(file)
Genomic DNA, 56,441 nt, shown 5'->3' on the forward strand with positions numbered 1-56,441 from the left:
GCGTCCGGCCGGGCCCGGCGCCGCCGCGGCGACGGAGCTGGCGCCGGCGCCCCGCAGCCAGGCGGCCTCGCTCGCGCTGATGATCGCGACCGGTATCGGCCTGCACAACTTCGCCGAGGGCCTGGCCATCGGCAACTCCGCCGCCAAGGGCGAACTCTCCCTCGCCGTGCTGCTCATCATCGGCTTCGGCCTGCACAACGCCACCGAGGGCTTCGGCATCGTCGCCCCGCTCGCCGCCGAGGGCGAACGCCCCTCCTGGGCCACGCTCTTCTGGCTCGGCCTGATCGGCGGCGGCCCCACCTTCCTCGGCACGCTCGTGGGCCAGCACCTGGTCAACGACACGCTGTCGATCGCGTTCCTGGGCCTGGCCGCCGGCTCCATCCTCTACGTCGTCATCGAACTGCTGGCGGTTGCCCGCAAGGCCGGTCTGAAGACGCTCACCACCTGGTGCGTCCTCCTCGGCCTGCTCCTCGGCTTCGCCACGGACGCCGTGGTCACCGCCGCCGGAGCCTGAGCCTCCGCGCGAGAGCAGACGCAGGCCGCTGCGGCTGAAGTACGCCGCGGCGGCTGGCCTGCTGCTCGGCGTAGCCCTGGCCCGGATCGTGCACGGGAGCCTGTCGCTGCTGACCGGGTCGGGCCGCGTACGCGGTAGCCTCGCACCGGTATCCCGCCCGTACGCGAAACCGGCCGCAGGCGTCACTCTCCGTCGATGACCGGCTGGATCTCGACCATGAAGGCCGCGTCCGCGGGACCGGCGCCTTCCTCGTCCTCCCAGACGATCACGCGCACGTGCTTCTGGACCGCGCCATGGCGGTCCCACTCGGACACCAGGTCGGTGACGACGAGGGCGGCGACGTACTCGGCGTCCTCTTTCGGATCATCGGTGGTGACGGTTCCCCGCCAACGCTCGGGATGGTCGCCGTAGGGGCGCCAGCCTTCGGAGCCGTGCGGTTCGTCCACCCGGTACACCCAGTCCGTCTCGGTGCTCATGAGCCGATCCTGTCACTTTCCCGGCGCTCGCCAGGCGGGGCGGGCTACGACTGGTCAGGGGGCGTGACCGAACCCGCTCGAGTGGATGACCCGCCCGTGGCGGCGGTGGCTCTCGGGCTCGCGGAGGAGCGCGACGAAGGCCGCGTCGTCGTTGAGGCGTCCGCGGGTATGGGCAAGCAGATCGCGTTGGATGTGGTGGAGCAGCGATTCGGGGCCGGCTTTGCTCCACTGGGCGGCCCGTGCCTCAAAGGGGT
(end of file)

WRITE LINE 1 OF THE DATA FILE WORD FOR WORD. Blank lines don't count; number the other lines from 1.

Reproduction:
Genomic DNA, 56,441 nt, shown 5'->3' on the forward strand with positions numbered 1-56,441 from the left: